Philip Burton, a wealthy resident of an exclusive Florida island, wakes to a tapping noise. When he goes to investigate, he is confronted by someone identified only as “the beast.” The beast then kills Burton and his wife, leaving behind the business card of Curtis Bird.
The beast next appears in Washington, D.C. Roscoe Bird hears a tapping at his door and answers it to find his childhood friend Peter Tummelier. The reader is led to believe that the beast is Peter, but the identification is ambiguous and remains so at key points in the narration, even though “the beast” is never mentioned again. Peter takes Roscoe out to a bar. While there, Roscoe recalls the suicide of his father, Curtis Bird, caused in part by the Burtons ruining his business. Peter asks if Roscoe wishes the Burtons dead, along with Kate Tornsel, who had contributed to Curtis Bird’s business problems. Roscoe says that he does not hate them that much. Peter, by now drunk, tells Roscoe that he is a vampire. As he leaves Roscoe at his house, he shouts out that he killed the Burtons.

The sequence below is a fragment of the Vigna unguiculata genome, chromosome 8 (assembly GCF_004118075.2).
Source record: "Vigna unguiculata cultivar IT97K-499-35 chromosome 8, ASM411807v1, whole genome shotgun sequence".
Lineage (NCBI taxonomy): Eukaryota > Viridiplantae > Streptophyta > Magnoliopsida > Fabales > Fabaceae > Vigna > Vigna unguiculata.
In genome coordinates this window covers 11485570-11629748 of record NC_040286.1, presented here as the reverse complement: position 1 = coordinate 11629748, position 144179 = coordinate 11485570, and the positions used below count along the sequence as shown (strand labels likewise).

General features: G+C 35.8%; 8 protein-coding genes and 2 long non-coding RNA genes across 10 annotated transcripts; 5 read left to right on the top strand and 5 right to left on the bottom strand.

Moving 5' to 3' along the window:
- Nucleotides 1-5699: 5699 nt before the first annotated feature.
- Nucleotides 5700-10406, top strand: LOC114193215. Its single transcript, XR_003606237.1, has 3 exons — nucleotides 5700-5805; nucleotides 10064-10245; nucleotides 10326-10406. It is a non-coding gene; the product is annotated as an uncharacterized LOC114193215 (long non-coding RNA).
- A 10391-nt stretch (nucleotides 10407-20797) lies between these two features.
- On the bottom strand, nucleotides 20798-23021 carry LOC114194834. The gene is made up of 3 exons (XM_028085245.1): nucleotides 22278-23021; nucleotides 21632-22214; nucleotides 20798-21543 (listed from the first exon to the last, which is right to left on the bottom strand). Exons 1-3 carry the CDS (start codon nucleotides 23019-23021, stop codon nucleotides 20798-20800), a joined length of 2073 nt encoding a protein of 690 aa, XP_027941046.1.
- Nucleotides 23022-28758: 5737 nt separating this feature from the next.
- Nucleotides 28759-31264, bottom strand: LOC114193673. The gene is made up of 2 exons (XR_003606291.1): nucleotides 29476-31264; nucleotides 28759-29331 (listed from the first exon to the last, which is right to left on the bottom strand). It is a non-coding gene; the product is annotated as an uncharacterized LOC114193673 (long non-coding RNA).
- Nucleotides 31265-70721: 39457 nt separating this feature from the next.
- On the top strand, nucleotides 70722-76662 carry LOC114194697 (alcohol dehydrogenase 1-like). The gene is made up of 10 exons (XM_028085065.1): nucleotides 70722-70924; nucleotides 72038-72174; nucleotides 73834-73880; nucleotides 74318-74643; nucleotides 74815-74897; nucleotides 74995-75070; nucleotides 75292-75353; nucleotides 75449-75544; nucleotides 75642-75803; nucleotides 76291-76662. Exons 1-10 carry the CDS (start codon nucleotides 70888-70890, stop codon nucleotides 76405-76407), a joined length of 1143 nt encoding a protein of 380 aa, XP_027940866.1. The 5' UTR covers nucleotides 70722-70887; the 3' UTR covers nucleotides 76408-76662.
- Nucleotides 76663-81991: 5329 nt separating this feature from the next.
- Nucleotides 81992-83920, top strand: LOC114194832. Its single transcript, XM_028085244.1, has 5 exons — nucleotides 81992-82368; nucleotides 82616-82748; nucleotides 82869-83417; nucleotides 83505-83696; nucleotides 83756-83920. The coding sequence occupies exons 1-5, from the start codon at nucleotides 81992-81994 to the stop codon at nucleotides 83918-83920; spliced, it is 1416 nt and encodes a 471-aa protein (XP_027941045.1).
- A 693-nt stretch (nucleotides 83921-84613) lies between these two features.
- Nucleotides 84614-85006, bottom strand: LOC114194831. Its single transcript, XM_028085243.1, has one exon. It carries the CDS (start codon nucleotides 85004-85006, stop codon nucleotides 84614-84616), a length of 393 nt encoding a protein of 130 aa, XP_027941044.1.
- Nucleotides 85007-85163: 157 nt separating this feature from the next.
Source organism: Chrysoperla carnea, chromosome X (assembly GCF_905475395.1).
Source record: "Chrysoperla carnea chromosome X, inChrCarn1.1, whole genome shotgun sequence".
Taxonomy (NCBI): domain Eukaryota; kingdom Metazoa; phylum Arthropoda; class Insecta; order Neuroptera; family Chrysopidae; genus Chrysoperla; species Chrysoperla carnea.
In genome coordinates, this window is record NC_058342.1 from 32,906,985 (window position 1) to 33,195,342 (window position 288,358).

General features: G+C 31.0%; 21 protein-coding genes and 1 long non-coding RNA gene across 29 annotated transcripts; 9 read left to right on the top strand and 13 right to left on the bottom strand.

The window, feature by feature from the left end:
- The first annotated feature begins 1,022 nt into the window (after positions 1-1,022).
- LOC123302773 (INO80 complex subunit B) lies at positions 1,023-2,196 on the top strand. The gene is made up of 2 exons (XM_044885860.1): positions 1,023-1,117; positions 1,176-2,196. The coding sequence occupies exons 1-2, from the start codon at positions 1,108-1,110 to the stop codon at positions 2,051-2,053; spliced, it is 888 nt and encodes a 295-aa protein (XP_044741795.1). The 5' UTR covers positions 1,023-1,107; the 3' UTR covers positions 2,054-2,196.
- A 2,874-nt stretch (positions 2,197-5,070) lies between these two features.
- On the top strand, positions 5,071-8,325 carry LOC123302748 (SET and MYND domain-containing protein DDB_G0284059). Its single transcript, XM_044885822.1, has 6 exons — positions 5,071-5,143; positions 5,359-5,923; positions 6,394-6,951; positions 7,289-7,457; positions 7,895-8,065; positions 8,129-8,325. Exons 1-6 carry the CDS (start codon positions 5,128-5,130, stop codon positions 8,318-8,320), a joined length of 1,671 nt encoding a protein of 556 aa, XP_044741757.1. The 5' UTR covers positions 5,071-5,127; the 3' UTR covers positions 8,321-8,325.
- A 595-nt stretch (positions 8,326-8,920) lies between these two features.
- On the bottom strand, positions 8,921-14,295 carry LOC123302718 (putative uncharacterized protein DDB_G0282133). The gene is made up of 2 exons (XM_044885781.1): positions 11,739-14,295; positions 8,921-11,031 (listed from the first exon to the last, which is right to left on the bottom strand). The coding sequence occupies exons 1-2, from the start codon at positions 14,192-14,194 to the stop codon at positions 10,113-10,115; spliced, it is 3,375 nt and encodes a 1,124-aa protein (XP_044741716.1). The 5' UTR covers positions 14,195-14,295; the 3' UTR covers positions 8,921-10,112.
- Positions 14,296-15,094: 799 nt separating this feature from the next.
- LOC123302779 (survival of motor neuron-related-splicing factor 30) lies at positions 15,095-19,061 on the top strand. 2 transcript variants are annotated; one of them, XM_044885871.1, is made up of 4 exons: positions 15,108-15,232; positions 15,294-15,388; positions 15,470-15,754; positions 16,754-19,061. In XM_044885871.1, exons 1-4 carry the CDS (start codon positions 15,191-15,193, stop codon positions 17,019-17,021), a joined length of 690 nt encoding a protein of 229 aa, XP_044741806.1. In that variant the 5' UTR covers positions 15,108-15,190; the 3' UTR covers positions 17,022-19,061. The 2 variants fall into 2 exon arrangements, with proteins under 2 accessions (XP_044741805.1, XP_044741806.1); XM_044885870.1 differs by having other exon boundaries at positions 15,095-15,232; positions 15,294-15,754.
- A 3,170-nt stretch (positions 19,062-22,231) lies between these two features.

Roscoe soon finds himself implicated in the Burtons’ murders because of his father’s business card found in their house. He believes that Peter is trying to use the murders to persuade him to join in Peter’s plan of leaving everything behind and sailing around the world in a yacht.
Peter continues on his killing spree, murdering one of Roscoe’s enemies along with Kate Tornsel, a policeman, and a woman he picks up in a bar. The murders, told from Peter’s point of view, show that he believes that he is actually a vampire. Marianne, Roscoe’s wife, then disappears. With the help of a police detective friend from Florida, Roscoe finds Richard, Peter’s brother, in an insane asylum. Roscoe does not realize that Marianne is in Richard’s cottage. Richard, however, tells Roscoe where to find Peter. The narration moves rapidly to a climactic confrontation, followed by an epilogue that ties up the story’s loose ends.